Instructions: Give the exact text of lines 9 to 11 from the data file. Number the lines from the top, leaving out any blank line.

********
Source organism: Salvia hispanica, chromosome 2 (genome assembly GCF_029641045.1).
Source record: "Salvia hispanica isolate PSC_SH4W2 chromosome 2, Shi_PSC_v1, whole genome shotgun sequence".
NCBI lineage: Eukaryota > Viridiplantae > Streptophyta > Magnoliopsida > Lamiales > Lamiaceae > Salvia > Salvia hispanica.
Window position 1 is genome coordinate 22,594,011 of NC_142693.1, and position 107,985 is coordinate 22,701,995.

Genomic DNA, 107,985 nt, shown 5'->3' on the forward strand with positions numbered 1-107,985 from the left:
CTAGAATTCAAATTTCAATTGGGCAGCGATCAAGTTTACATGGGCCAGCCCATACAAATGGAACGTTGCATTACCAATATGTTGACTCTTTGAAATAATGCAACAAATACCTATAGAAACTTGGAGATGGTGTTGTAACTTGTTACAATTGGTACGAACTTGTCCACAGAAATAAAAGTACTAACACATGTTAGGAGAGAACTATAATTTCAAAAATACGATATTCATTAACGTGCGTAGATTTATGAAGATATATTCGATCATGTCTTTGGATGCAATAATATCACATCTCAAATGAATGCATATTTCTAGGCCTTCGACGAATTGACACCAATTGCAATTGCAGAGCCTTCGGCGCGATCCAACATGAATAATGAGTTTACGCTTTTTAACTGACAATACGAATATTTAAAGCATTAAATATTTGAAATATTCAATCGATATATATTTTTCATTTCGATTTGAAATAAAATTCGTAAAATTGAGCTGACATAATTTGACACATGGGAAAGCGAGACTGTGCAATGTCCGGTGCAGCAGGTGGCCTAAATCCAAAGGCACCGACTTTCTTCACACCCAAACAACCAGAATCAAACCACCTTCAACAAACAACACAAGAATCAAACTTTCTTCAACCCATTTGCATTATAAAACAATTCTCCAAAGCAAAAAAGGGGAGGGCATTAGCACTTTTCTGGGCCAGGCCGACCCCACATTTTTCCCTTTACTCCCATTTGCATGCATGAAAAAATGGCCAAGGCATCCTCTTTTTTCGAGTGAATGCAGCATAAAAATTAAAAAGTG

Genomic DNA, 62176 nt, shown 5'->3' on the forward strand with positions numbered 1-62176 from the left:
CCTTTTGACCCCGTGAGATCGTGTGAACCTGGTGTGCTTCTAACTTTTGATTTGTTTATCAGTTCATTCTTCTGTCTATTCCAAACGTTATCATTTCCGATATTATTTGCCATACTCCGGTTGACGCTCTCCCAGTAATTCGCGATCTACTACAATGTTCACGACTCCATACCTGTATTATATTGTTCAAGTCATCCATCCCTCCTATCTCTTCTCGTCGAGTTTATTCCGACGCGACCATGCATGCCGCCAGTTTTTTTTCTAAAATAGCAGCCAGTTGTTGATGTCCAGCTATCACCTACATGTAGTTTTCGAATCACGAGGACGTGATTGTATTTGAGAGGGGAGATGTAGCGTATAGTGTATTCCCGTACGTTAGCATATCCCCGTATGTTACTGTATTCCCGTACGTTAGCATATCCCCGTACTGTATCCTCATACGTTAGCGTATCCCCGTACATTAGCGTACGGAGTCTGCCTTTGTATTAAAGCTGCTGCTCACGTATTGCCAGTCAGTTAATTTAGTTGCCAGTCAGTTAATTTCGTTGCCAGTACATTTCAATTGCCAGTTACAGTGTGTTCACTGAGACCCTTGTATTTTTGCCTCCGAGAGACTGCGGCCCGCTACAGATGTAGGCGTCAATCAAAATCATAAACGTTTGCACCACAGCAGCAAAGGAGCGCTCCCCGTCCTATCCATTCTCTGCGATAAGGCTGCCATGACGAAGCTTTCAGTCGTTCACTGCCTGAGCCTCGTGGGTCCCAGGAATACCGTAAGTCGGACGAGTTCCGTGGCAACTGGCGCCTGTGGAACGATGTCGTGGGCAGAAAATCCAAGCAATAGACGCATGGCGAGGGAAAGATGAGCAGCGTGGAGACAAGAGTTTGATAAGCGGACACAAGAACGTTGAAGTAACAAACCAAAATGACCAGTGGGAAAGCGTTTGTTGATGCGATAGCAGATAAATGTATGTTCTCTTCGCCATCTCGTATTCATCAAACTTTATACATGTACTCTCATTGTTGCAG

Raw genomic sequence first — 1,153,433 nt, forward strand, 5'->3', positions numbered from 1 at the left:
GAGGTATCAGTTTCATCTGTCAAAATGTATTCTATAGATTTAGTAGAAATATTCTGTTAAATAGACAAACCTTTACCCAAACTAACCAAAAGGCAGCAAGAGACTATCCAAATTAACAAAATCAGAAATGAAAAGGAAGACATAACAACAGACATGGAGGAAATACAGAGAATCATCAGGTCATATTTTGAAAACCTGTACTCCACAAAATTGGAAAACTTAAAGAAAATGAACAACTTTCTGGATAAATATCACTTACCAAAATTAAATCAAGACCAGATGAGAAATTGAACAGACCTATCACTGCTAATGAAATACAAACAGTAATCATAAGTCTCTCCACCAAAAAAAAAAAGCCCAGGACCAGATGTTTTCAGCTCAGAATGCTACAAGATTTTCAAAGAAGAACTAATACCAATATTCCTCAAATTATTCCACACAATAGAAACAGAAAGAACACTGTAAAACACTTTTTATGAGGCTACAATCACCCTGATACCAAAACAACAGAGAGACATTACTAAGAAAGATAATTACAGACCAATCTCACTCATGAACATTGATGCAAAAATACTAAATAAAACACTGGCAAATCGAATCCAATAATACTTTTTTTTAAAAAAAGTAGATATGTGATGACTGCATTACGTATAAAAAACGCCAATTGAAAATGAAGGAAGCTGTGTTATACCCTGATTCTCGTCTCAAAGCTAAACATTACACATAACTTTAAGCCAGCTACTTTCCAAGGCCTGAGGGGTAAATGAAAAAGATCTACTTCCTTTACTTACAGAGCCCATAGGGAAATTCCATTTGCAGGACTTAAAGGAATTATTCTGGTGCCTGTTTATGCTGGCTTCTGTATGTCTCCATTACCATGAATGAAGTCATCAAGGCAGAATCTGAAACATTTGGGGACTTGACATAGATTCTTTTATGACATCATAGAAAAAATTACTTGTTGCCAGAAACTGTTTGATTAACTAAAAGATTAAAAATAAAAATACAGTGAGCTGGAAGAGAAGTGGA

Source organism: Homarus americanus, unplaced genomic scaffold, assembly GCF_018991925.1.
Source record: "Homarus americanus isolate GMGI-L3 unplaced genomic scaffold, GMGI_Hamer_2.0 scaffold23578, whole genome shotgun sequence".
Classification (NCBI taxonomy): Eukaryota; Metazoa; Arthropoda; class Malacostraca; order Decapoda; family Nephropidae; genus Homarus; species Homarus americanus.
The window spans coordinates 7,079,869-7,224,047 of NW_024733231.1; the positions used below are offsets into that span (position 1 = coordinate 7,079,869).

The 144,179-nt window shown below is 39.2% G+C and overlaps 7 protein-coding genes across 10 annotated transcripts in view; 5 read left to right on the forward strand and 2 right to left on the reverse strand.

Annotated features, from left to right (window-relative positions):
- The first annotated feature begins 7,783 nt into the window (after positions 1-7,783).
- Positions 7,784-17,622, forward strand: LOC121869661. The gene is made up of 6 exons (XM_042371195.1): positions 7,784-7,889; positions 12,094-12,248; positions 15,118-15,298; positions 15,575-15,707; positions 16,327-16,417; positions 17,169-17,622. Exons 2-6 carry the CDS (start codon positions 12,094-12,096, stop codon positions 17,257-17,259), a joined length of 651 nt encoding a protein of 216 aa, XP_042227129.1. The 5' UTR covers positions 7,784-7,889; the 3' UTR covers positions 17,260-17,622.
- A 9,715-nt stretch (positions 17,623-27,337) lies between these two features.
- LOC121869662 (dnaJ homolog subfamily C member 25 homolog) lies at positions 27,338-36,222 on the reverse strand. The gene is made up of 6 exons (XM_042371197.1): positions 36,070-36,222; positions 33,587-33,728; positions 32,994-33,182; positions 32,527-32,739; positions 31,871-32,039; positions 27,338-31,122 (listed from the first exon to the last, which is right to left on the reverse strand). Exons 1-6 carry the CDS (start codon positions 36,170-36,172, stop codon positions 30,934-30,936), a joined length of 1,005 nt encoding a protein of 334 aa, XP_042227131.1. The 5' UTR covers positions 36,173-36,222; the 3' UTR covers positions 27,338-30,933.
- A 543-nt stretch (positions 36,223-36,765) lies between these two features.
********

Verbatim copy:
Raw genomic sequence first — 1,153,433 nt, forward strand, 5'->3', positions numbered from 1 at the left:
GAGGTATCAGTTTCATCTGTCAAAATGTATTCTATAGATTTAGTAGAAATATTCTGTTAAATAGACAAACCTTTACCCAAACTAACCAAAAGGCAGCAAGAGACTATCCAAATTAACAAAATCAGAAATGAAAAGGAAGACATAACAACAGACATGGAGGAAATACAGAGAATCATCAGGTCATATTTTGAAAACCTGTACTCCACAAAATTGGAAAACTTAAAGAAAATGAACAACTTTCTGGATAAATATCACTTACCAAAATTAAATCAAGACCAGATGAGAAATTGAACAGACCTATCACTGCTAATGAAATACAAACAGTAATCATAAGTCTCTCCACCAAAAAAAAAAAGCCCAGGACCAGATGTTTTCAGCTCAGAATGCTACAAGATTTTCAAAGAAGAACTAATACCAATATTCCTCAAATTATTCCACACAATAGAAACAGAAAGAACACTGTAAAACACTTTTTATGAGGCTACAATCACCCTGATACCAAAACAACAGAGAGACATTACTAAGAAAGATAATTACAGACCAATCTCACTCATGAACATTGATGCAAAAATACTAAATAAAACACTGGCAAATCGAATCCAATAATACTTTTTTTTAAAAAAAGTAGATATGTGATGACTGCATTACGTATAAAAAACGCCAATTGAAAATGAAGGAAGCTGTGTTATACCCTGATTCTCGTCTCAAAGCTAAACATTACACATAACTTTAAGCCAGCTACTTTCCAAGGCCTGAGGGGTAAATGAAAAAGATCTACTTCCTTTACTTACAGAGCCCATAGGGAAATTCCATTTGCAGGACTTAAAGGAATTATTCTGGTGCCTGTTTATGCTGGCTTCTGTATGTCTCCATTACCATGAATGAAGTCATCAAGGCAGAATCTGAAACATTTGGGGACTTGACATAGATTCTTTTATGACATCATAGAAAAAATTACTTGTTGCCAGAAACTGTTTGATTAACTAAAAGATTAAAAATAAAAATACAGTGAGCTGGAAGAGAAGTGGA

Source organism: Homarus americanus, unplaced genomic scaffold, assembly GCF_018991925.1.